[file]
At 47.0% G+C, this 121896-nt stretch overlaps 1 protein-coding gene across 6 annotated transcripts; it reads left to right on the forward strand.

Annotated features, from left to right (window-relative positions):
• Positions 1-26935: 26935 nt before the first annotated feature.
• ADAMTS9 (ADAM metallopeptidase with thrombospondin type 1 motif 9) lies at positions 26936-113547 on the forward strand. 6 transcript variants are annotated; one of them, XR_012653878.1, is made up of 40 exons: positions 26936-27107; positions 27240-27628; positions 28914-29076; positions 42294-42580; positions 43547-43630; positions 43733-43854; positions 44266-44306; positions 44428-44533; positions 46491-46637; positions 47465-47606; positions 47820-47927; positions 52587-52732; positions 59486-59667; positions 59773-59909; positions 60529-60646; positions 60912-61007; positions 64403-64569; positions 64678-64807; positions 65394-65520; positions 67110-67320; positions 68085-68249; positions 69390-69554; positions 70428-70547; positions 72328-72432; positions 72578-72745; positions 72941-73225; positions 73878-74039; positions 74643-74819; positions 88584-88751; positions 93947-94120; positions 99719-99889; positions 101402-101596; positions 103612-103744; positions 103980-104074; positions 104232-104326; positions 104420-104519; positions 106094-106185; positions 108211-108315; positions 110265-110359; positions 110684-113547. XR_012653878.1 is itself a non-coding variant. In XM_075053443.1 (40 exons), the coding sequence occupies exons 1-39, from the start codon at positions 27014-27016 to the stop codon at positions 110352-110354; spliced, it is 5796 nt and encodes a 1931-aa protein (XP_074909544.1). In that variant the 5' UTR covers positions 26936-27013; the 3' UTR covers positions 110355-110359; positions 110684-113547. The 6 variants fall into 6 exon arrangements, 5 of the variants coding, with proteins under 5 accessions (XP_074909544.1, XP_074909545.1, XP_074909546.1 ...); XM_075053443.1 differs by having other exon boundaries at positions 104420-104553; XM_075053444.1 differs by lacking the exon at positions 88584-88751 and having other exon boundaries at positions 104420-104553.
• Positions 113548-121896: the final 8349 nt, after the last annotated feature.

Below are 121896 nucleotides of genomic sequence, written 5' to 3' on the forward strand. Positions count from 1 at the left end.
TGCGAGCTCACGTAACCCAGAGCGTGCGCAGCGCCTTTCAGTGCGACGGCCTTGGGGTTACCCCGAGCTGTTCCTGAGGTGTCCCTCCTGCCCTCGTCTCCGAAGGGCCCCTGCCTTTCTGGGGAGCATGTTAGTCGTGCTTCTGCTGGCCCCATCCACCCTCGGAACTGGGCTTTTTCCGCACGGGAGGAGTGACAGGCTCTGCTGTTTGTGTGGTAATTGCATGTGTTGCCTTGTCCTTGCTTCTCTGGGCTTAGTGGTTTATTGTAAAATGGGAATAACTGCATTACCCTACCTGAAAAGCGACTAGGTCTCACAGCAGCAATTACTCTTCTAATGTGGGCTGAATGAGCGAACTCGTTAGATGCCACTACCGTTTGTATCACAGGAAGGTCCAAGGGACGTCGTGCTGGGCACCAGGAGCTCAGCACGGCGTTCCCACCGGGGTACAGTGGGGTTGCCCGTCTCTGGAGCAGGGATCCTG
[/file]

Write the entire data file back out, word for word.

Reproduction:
At 47.0% G+C, this 121896-nt stretch overlaps 1 protein-coding gene across 6 annotated transcripts; it reads left to right on the forward strand.

Annotated features, from left to right (window-relative positions):
• Positions 1-26935: 26935 nt before the first annotated feature.
• ADAMTS9 (ADAM metallopeptidase with thrombospondin type 1 motif 9) lies at positions 26936-113547 on the forward strand. 6 transcript variants are annotated; one of them, XR_012653878.1, is made up of 40 exons: positions 26936-27107; positions 27240-27628; positions 28914-29076; positions 42294-42580; positions 43547-43630; positions 43733-43854; positions 44266-44306; positions 44428-44533; positions 46491-46637; positions 47465-47606; positions 47820-47927; positions 52587-52732; positions 59486-59667; positions 59773-59909; positions 60529-60646; positions 60912-61007; positions 64403-64569; positions 64678-64807; positions 65394-65520; positions 67110-67320; positions 68085-68249; positions 69390-69554; positions 70428-70547; positions 72328-72432; positions 72578-72745; positions 72941-73225; positions 73878-74039; positions 74643-74819; positions 88584-88751; positions 93947-94120; positions 99719-99889; positions 101402-101596; positions 103612-103744; positions 103980-104074; positions 104232-104326; positions 104420-104519; positions 106094-106185; positions 108211-108315; positions 110265-110359; positions 110684-113547. XR_012653878.1 is itself a non-coding variant. In XM_075053443.1 (40 exons), the coding sequence occupies exons 1-39, from the start codon at positions 27014-27016 to the stop codon at positions 110352-110354; spliced, it is 5796 nt and encodes a 1931-aa protein (XP_074909544.1). In that variant the 5' UTR covers positions 26936-27013; the 3' UTR covers positions 110355-110359; positions 110684-113547. The 6 variants fall into 6 exon arrangements, 5 of the variants coding, with proteins under 5 accessions (XP_074909544.1, XP_074909545.1, XP_074909546.1 ...); XM_075053443.1 differs by having other exon boundaries at positions 104420-104553; XM_075053444.1 differs by lacking the exon at positions 88584-88751 and having other exon boundaries at positions 104420-104553.
• Positions 113548-121896: the final 8349 nt, after the last annotated feature.

Below are 121896 nucleotides of genomic sequence, written 5' to 3' on the forward strand. Positions count from 1 at the left end.
TGCGAGCTCACGTAACCCAGAGCGTGCGCAGCGCCTTTCAGTGCGACGGCCTTGGGGTTACCCCGAGCTGTTCCTGAGGTGTCCCTCCTGCCCTCGTCTCCGAAGGGCCCCTGCCTTTCTGGGGAGCATGTTAGTCGTGCTTCTGCTGGCCCCATCCACCCTCGGAACTGGGCTTTTTCCGCACGGGAGGAGTGACAGGCTCTGCTGTTTGTGTGGTAATTGCATGTGTTGCCTTGTCCTTGCTTCTCTGGGCTTAGTGGTTTATTGTAAAATGGGAATAACTGCATTACCCTACCTGAAAAGCGACTAGGTCTCACAGCAGCAATTACTCTTCTAATGTGGGCTGAATGAGCGAACTCGTTAGATGCCACTACCGTTTGTATCACAGGAAGGTCCAAGGGACGTCGTGCTGGGCACCAGGAGCTCAGCACGGCGTTCCCACCGGGGTACAGTGGGGTTGCCCGTCTCTGGAGCAGGGATCCTG